(DE-334: dp. 1,200; l. 306'; b. 36'7"; dr. 8'7"; s. 21 k.; cpl. 186; a. 3 3", 3 21" tt, 8 dcp., 1 dcp.(hh.), 2 dct; cl. Edsall)
Edward William Forster, born 8 October 1884 in Jersey City, N.J., enlisted in the Navy 25 August 1919, and was warranted Machinist 25 June 1942. On 17 August 1940, he joined Vincennes (CA-44), and in her served gallantly until she was sunk in the Battle of Savo Island, 9 August 1942. Machinist Forster lost his life in this action.
Forster (DE-334) was launched 13 November 1943 by Consolidated Steel Corp., Orange, Tex.; sponsored by Mrs. E. W. Forster, widow of Machinist Forster; and commissioned 25 January 1944, Lieutenant Commander I. E. Davis, USNR, in command. She was reclassified DER-334 on 21 October 1955.
Beginning her convoy escort duty in the Atlantic, Forster sailed from Norfolk 23 March 1944 in a convoy bound for Bizerte. Off the north African coast 11 April, her group came under heavy attack from German bombers, several of which Forster splashed. When Holder (DE-401) was torpedoed by a submarine during the air attack, Forster stood by the stricken ship, firing a protective antiaircraft cover and taking off her wounded.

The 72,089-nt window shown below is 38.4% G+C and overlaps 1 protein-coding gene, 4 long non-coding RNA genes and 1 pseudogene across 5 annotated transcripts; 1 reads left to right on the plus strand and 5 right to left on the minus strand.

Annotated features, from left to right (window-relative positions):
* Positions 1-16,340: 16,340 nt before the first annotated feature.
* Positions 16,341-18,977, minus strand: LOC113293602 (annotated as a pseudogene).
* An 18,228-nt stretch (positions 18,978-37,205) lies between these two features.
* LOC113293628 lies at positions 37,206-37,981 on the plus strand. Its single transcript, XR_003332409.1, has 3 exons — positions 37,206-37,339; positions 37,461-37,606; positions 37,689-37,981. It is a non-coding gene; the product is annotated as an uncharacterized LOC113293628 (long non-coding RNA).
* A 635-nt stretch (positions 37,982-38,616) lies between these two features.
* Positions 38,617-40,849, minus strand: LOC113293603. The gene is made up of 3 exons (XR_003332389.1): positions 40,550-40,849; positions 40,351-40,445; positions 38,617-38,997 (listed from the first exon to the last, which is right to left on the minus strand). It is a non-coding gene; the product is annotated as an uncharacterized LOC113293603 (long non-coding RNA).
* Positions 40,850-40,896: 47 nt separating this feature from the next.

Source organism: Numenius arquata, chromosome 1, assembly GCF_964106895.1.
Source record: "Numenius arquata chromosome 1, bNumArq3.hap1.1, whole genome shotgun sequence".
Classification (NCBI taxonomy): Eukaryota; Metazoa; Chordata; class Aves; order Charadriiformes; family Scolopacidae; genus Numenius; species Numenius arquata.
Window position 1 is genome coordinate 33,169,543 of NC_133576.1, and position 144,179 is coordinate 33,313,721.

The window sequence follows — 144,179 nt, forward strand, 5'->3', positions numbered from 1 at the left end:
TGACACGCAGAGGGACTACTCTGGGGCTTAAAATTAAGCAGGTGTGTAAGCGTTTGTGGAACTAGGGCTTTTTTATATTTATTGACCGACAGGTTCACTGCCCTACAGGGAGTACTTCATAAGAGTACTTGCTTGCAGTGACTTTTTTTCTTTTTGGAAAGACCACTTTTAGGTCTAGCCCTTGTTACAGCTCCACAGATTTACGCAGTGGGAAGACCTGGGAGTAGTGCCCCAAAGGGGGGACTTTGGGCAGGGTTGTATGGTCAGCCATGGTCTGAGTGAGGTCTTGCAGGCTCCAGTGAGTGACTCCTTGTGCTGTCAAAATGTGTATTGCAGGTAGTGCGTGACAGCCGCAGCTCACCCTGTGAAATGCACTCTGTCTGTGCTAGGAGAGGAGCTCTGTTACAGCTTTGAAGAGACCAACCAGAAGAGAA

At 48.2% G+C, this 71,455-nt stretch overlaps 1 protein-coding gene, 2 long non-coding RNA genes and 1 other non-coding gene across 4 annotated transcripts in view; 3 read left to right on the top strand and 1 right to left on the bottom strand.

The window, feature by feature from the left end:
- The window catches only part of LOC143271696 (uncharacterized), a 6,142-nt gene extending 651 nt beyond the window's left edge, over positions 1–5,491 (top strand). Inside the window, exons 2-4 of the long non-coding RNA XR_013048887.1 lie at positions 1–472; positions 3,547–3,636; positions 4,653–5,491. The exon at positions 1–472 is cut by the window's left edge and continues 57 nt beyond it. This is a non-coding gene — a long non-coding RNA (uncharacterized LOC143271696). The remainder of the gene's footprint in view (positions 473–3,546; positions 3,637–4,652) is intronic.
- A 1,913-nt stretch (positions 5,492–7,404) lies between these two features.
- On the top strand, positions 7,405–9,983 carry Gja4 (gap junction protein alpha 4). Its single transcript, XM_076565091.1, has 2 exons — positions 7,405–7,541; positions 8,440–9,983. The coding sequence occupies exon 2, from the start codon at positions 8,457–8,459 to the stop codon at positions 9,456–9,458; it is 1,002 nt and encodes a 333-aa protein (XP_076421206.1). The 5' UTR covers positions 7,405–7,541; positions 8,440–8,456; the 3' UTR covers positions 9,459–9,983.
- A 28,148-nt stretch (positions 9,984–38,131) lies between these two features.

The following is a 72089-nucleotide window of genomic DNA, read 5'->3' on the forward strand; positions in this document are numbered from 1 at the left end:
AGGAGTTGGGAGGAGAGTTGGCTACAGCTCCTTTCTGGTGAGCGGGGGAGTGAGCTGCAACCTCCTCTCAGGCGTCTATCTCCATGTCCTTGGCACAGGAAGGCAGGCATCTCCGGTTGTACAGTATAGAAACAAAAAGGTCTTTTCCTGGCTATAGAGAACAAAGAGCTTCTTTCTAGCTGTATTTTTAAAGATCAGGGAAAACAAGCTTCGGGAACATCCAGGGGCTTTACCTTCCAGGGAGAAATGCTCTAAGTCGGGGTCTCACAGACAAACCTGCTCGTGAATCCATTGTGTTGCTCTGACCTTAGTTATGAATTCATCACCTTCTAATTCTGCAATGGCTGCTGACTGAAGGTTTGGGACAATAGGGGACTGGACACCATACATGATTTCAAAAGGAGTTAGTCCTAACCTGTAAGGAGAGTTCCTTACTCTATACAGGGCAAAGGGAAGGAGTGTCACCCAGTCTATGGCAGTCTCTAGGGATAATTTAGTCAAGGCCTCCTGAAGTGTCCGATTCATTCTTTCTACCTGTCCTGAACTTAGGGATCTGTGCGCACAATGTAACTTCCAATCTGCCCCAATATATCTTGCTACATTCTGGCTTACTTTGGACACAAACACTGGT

Forster returned to New York 11 May 1944, and during the next year, made six voyages across the Atlantic to escort convoys to Bizerte, England, and France. Between these missions, she served as school-ship for precommissioning crews for new construction and gave escort services along the east coast and to Bermuda. On 20 June 1945, she sailed from New York for training in Chesapeake and Guantanamo Bays en route to San Diego and Pearl Harbor, where she arrived 25 July.
Forster departed Pearl Harbor 30 August 1945 for occupation duty in the western Pacific, primarily escort assignments between the Marianas and Japan. She sailed for home from Guam 9 January 1946, reaching Philadelphia 12 February. Forster was decommissioned and placed in reserve at Green Cove Springs 15 June 1946.
Between 20 June 1951 and 25 May 1954, Forster was in commission in the Coast Guard, serving on weather station duty out of Honolulu, and once voyaging to Japan. She returned to reserve in naval custody until recommissioned at Long Beach, Calif., 23 October 1956. After training, she joined Escort Squadron 5 at Seattle, Wash., for radar picket duty in the continental air defense system. She continued similar duty from Pearl Harbor, her home port from 20 June 1958, serving in the Pacific Barrier, a distant early warning line of picket ships and aircraft operating from Hawaii to Alaska. Through 1962, Forster alternated periods on demanding patrol duty with necessary maintenance at Pearl Harbor, occasionally calling at Alaskan ports.
Forster received one battle star for World War II service.